By Carol Glatz Catholic News Service
VATICAN CITY (CNS) — Three things steer people away from Christ: wealth, vanity and pride, Pope Francis said at his morning Mass.
“That is why wealth is so dangerous, because it immediately leads you to vanity and you think you are important. And when you think you are important, it goes to your head and you get lost,” the pope said May 26 during the Mass in the chapel of the Domus Sanctae Marthae.
Being Christian demands “stripping down” and letting go of seeking security and hope in material things, he said, according to Vatican Radio.
In fact, “it’s ugly seeing Christians — be they laypeople, consecrated, priests, bishops — it’s ugly when you see them wanting two things: to follow Jesus and riches, to follow Jesus and worldliness,” he said.
A Christian who clings to material things “makes a bad impression,” he said, and that kind of “anti-witness” also distances other people from Christ.
The pope said the disciples at first did not understand what following Jesus really entailed, and some expected or thought it would bring power, prestige or some other earthly benefit.
Instead Jesus told them they would inherit the kingdom of God “with persecution, with the cross.”
“From a human point of view, following Jesus is not a good business deal: it is serving” others, it is being the last and the least, like Jesus, he said.
Following Jesus with generous selflessness, he said, “is the response to the gratuity of love and salvation that Jesus gives us.”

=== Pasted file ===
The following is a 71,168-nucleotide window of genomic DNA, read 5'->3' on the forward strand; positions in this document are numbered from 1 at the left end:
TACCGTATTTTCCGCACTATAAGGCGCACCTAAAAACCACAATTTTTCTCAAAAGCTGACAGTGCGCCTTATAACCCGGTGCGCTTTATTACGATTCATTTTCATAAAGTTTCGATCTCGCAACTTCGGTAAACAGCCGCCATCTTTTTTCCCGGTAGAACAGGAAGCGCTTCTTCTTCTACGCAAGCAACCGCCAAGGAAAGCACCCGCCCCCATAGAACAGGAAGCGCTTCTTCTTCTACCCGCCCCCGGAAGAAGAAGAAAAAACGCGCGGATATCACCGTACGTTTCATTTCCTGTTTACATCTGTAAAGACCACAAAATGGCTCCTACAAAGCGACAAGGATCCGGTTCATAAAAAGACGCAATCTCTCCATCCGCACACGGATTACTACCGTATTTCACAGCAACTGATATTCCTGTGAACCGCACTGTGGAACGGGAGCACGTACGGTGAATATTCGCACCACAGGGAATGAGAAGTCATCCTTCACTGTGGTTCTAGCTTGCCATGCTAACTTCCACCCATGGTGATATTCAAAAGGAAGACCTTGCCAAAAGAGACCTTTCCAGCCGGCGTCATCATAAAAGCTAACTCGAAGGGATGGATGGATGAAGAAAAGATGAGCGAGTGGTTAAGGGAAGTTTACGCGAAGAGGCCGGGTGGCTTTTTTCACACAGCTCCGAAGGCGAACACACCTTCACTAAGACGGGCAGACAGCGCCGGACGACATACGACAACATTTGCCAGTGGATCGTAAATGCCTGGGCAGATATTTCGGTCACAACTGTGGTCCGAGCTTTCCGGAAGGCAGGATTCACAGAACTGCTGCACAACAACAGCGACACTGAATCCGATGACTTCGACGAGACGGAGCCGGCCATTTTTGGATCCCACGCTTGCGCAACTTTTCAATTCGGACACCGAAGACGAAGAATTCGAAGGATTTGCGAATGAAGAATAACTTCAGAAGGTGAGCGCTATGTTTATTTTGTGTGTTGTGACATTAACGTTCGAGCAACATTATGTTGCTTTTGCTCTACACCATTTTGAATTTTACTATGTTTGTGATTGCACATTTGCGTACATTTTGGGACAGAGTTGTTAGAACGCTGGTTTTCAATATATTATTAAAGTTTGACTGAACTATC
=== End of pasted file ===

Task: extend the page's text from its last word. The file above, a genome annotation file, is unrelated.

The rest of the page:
The pope asked that people pray God “teach us this path, this science of service,” humility and being the last in order to serve others.
What Christ gives people in return, he said, “is resembling him. These will be the ‘earnings.’ Great earnings being similar to Jesus!”
The pope’s homily the day before focused on a similar theme. The Gospel reading May 25, Mark 10:17-27, gives the account of the wealthy young man who followed the commandments, but was unable to take the last step of giving what he had to the poor before he could inherit the “treasure in heaven” of eternal life.
The problem, Pope Francis said, is when people cling to their material possessions, they become closed up inside themselves, believing they are God or living “in an earthly paradise.”
But this earthly paradise lacks true joy and an open “horizon” — much like the wealthy neighborhoods in Buenos Aires in the 1970s, he said, where homes were gated and walled off from the world to protect them from robbers.
But just as the young man turned away from Jesus sad and dejected, “attachment to wealth makes us sad and sterile. I say ‘attachment,’ not ‘managing wealth well’ because riches are for the common good, for everyone,” he said.
“If the Lord gives (wealth) to a person, it is so that he may use it for the good of everyone, not for himself, not so he closes up his heart and then becomes corrupt and sad.”
Wealth without generosity robs people of the best they could ever have, which is hope, he said.
The pope said the Gospel, especially the first Beatitude, shows people the right way to live with abundance: “‘Blessed are the poor in spirit,’ that is, strip oneself of this attachment and make it so the riches the Lord has given would be used for the common good.
“It’s the only way. Open your hand, open your heart, open your horizons,” otherwise clinging to wealth makes one blind to others and their needs and distances them from God, he said.